The murder of President John F. Kennedy has shaped the American view of our own history like few other events. For many people, even some who had not yet been born, the events of November 22, 1963, are indelibly impressed on the mind as a day that changed the world.
Over the years, I have built a library of three dozen books about that murder. I read them one by one as I acquired them. Late last year, I decided to read through the entire collection from earliest publication date to the most recent volume. With that new reading, I not only renewed my memory of the various ideas of what happened that day; I also witnessed the history of the history. I saw how one writer’s speculation could become an authoritative footnote in a later book. I saw how the same puzzle pieces could be assembled in various ways to create distinctly different pictures.
When I meet with history students on the first day of a new semester, I ask them whether they agree that, the more information we have about a particular event, the better we can understand that event. Usually they agree. Then I use the events of that day to show that too much information can muddle the picture. Consider the amount of evidence—hundreds of witnesses, photographs, moving pictures, and a great many artifacts from bullet fragments to the victims’ clothing. In fact, few crimes have provided as much material for investigation as this very public assassination. In spite of that wealth of information, various understandings and interpretations of the evidence have led to widely varying conclusions about what happened.
President Kennedy was visiting Texas largely for political purposes. He had narrowly carried the state in the 1960 election, and his reelection was doubtful without the electoral votes of Texas in 1964. His wife Jackie, probably even more popular than the President, accompanied him on this trip, as did assorted Texas politicians including Vice President Lyndon Johnson and Governor John Connally. After a morning appearance in Fort Worth, the President and his associates made the extremely short plane ride to Dallas to ride in a motorcade through downtown in order to give a speech at the World Trade Mart that afternoon.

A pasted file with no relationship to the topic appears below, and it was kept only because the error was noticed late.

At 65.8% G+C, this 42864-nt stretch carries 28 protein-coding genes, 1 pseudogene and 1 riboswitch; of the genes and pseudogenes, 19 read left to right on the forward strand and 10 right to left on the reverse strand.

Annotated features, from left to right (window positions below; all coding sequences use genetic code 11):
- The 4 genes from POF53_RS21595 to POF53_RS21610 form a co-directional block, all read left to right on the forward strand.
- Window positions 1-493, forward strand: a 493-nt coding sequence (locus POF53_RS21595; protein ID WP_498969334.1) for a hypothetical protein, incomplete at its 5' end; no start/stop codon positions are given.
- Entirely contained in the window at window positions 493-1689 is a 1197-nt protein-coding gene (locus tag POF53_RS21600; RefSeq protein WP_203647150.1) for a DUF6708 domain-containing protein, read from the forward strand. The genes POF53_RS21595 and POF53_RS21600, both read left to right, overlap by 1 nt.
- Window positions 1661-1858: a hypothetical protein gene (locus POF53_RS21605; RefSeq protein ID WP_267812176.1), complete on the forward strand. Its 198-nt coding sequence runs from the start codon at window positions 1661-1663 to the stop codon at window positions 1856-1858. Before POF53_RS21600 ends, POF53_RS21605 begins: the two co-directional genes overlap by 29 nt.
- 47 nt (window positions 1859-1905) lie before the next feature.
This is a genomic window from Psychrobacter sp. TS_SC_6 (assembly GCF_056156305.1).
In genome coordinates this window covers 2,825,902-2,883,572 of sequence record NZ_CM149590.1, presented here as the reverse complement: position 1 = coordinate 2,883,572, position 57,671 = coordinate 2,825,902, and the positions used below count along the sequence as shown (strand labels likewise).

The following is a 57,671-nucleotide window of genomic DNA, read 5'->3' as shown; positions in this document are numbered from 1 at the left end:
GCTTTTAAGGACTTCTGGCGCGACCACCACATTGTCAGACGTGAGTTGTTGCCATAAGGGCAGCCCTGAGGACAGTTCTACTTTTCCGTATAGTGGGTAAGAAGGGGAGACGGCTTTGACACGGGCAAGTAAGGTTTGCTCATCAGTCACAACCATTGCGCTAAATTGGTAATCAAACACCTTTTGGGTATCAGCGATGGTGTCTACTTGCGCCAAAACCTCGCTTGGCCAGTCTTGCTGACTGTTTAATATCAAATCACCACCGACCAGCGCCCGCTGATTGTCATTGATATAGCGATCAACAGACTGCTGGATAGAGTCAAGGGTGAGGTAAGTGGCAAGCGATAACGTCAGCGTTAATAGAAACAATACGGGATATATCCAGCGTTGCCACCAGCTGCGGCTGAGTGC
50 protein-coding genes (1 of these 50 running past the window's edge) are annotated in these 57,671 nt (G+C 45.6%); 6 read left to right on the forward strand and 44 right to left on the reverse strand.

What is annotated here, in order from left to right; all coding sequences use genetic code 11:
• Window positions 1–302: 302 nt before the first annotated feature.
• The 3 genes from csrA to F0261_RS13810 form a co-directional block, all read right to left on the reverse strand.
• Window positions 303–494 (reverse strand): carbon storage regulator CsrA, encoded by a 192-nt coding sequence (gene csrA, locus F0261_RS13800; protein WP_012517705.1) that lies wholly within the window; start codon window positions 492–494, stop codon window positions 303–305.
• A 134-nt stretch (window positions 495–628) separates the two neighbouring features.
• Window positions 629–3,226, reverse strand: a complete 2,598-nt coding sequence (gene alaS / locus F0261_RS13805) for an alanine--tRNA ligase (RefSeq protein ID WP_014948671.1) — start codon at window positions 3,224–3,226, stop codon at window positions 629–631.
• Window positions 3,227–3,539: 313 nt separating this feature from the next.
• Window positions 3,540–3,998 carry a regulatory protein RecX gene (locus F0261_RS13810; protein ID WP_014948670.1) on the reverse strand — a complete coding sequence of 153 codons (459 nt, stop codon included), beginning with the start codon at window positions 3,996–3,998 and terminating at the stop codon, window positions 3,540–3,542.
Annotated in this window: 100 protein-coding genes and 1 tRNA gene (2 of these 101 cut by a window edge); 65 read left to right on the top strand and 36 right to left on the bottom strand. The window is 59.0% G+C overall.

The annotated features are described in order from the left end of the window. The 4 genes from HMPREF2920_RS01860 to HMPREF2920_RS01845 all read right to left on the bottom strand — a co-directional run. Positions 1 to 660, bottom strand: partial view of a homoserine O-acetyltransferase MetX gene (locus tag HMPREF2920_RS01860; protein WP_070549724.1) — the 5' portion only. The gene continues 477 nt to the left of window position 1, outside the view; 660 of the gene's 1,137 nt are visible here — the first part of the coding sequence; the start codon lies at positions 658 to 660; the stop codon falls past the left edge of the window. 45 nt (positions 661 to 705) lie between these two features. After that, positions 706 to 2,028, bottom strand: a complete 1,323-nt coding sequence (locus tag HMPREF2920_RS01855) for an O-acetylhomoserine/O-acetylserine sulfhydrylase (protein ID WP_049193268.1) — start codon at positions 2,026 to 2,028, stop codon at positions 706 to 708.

The President was greeted in a largely cordial manner, although some pamphlets and newspaper ads carried negative statements about his policies. Cheering crowds lined the streets between the airport and the World Trade Mart. As the President’s car neared the end of downtown Dallas, after it turned from Houston Street onto Elm Street, shots rang out. Both the President and the Governor were injured. Secret Service rushed the car to Parkland Hospital. Doctors were able to save Governor Connally, but President Kennedy was declared dead at the hospital.
Over the objection of local authorities, federal agents rushed Kennedy’s body to the airport to take it back to Washington DC. Lyndon Johnson was inaugurated as the nation’s thirty-sixth President, and then the airplanes took off. When the airplanes arrived in Washington, the President’s body was taken to Bethesda Naval Hospital for an autopsy. After a weekend of mourning, the President was buried at the National Cemetery in Arlington, Virginia.